Much like kleicha, dolma is another Iraqi family/social affair to make. Gather your family, close friends, and neighbors, and start making dolma!It’s not that it’s difficult; its just time consuming. The vegetables need prep of various kinds (hollowing and blanching of the onion), the stuffing needs to be made, then the vegetables need to be stuffed and arranged in the pot. Possibly the most time consuming might be rolling up the vine leaves.
So what makes Iraqi dolma (دولمة عراقية) different from other stuffed vegetables of the Arabian region? Any connaisseur would swoon and tell you it’s the tanginess in flavor and the redness of the sauce.
The vegetables are really dependent on the region and season. Even cucumbers are stuffed in a Baghdadi dolma! Silverbeet leaves may be blanched and rolled up instead of vineleaves too.
The tanginess may be achieved through different means: either lemon juice, or pomegranate molasses, or tamarind paste, or sumac. Long story short: there are as many minor variations of a dolma as there are families who make it, so the idea is to make it yours, and using what is available to you.
Since the dolma pot is large and takes a while on the stove, I always line the bottom of the pot with thick potato slices, so if anything will burn (very likely), it will be the potatoes, which I can easily throw away.
3 large potatoes, scrubbed
1.5kg fatty lamb rack
5 large white or yellow onions
6-8 baby aubergines
6-8 lebanese courgettes
6 medium tomatoes
1x450g (net) jar drained vine leaves
1.5 kg minced meat
1 1/2 cup chopped parsley
1 cup chopped dill
1 cup chopped mint
3 cups rice
2 cups fresh lemon juice
2 cups tomato paste
1/2 cup olive oil
4 tsp salt
1 tsp pepper
1 Tbsp 7-spice
1/2 tsp citric acid powder(optional)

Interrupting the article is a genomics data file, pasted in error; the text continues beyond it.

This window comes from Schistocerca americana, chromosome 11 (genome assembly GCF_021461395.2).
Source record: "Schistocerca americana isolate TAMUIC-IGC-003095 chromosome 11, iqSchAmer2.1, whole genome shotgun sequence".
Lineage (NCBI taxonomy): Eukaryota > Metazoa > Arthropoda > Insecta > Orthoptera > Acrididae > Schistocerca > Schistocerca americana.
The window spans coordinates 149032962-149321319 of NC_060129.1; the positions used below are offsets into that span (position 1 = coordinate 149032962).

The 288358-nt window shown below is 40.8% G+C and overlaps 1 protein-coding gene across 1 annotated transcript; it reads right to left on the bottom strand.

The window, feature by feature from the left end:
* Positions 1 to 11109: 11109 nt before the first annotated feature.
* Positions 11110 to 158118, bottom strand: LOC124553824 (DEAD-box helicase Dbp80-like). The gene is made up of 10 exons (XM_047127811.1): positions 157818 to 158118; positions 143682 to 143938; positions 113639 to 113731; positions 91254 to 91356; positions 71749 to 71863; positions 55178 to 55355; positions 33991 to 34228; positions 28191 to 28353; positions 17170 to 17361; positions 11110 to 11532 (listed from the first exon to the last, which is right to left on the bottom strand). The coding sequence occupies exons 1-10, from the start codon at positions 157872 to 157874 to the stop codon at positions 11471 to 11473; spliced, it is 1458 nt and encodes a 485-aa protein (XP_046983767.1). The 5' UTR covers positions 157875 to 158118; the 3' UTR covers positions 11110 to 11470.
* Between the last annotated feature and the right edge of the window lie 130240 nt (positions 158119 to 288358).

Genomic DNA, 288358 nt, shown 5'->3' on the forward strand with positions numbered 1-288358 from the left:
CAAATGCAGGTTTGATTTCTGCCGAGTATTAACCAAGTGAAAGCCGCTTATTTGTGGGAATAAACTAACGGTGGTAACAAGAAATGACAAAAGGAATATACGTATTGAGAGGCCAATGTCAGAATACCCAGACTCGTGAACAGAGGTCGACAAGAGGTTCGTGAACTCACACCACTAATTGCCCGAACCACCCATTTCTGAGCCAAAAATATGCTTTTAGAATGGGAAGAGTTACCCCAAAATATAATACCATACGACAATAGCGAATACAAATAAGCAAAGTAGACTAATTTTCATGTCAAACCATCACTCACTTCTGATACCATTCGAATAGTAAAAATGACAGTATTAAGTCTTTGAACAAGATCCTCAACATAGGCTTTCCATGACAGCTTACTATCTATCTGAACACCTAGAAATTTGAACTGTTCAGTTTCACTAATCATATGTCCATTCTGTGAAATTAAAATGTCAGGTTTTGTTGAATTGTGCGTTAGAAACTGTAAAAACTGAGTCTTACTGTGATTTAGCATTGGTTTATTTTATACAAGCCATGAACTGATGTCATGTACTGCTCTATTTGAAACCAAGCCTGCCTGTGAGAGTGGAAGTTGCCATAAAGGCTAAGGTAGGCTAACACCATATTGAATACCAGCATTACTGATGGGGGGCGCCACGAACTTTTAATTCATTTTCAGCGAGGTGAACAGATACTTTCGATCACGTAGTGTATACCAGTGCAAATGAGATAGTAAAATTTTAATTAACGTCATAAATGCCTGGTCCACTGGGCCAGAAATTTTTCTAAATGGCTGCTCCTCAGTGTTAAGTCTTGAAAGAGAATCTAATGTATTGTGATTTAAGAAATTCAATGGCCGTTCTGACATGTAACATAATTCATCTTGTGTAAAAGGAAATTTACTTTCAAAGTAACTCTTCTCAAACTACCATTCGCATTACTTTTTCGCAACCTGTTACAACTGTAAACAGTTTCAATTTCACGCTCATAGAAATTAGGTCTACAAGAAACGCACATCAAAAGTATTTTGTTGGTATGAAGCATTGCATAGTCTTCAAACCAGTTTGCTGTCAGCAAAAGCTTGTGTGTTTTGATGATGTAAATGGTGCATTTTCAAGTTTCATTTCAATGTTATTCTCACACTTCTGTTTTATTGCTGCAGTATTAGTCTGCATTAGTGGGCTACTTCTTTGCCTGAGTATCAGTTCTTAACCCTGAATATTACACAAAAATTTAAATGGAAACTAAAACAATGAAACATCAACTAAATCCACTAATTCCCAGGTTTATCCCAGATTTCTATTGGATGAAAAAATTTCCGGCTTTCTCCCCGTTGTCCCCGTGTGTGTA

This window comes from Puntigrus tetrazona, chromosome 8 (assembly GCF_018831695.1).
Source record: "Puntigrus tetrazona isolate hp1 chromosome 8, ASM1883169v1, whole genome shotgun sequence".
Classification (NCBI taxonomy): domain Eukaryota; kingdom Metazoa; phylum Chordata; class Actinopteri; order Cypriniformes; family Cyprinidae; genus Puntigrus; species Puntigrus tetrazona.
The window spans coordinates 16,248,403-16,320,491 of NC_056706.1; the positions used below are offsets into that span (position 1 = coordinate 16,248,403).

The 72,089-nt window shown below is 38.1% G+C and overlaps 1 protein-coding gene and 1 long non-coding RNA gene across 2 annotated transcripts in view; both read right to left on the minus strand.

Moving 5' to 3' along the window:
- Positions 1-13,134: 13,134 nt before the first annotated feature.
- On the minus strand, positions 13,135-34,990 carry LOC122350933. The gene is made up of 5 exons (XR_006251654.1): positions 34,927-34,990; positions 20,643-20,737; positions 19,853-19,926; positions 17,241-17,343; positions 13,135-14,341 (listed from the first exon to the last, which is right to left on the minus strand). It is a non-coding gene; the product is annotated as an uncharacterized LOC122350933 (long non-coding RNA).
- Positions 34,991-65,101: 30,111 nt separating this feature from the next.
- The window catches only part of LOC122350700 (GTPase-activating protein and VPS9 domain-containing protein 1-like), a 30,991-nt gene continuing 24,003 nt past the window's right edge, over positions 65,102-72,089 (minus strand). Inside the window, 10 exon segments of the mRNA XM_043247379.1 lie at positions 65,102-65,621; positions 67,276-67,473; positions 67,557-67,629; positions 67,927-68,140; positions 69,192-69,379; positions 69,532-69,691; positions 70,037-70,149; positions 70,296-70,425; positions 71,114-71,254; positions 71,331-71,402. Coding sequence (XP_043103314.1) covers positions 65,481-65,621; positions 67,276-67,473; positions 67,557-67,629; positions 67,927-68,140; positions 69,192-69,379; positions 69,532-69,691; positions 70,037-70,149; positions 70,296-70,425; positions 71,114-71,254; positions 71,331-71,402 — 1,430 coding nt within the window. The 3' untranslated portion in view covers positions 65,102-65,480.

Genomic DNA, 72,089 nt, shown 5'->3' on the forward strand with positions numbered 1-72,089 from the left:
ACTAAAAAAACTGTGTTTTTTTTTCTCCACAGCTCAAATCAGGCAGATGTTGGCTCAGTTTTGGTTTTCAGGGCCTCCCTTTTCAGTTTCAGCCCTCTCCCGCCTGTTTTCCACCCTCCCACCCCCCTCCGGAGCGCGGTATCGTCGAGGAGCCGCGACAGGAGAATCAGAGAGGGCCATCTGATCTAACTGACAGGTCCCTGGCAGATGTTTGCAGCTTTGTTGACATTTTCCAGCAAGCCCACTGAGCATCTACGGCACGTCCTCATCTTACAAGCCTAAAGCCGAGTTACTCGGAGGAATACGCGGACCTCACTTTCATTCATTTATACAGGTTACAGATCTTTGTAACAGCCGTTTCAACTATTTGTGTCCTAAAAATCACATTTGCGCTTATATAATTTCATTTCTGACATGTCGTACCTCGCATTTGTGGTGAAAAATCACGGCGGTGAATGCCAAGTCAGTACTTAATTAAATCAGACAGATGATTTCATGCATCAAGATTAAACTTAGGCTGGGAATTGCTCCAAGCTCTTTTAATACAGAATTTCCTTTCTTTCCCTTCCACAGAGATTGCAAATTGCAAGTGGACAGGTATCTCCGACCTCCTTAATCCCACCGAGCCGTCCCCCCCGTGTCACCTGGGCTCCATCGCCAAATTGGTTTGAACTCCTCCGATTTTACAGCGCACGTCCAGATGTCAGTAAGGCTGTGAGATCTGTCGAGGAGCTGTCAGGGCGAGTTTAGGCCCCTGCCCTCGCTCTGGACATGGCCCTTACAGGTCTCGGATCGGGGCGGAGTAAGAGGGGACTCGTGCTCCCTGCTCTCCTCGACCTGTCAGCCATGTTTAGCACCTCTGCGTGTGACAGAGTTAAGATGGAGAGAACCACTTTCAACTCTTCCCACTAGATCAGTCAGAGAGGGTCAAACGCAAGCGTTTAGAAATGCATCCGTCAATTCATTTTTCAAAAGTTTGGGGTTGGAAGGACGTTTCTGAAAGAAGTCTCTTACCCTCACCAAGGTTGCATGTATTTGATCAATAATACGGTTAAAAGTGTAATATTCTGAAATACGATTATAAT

4 bouillon cubes
2 1/2 cups hot water
1/2 cup vinegar
Stage I: Prepare the vegetables and the stuffing:
Prepare the vegetables:
– drain, rinse, and separate the vineleaves
– cut the onions only halfway to the core, from head to root. Boil for 20 minutes then let cool. Separate the onion layers.
– core the baby aubergines, courgettes, and tomato
To make the filling simply mix in a large bowl the minced meat, rice, chopped parsley, dill, mint, tomato paste, olive oil, lemon juice, salt, pepper, 7-spice, citric acid powder (if using), and the cored parts of the aubergines, courgettes, and tomato thoroughly together.
Stage II: Stuff the vegetables and arrange the pot.
Cut the rack into separate chops, season with some salt and pepper, and fry in a large pot until browned on both sides but not cooked through.
Set the meat aside and (off-heat) thickly slice the potatoes and place them in a single layer on the bottom of a medium pot. Return the chops over the potatoes, with their drippings, in single lager.
Fill the onion layers, roll up, and arrange on top of the chops.
Fill the cored aubergines, courgettes, and tomatoes and arrange on top of the vineleaves.
Fill vineleaves with a heaping teaspoon of the filling, fold the sides, then roll up.
Arrange the vinesleaves over the vegetables.
Stage III: Make the sauce and cook.
Place a heavy plate upside down over the dolma.
Whisk the bouillon cubes in the hot water and vinegar until dissolved
Pour the hot stock over them and bring to a boil.
Cover, reduce to a simmer and let cook for 90 minutes to 2 hours.
Remove from heat and let cool for 10 to 15 minutes before inverting on the serving dish.
I like to place a disc of bread before inverting to absorb the liquids.
Remove and discard any burnt potato, and serve steaming hot.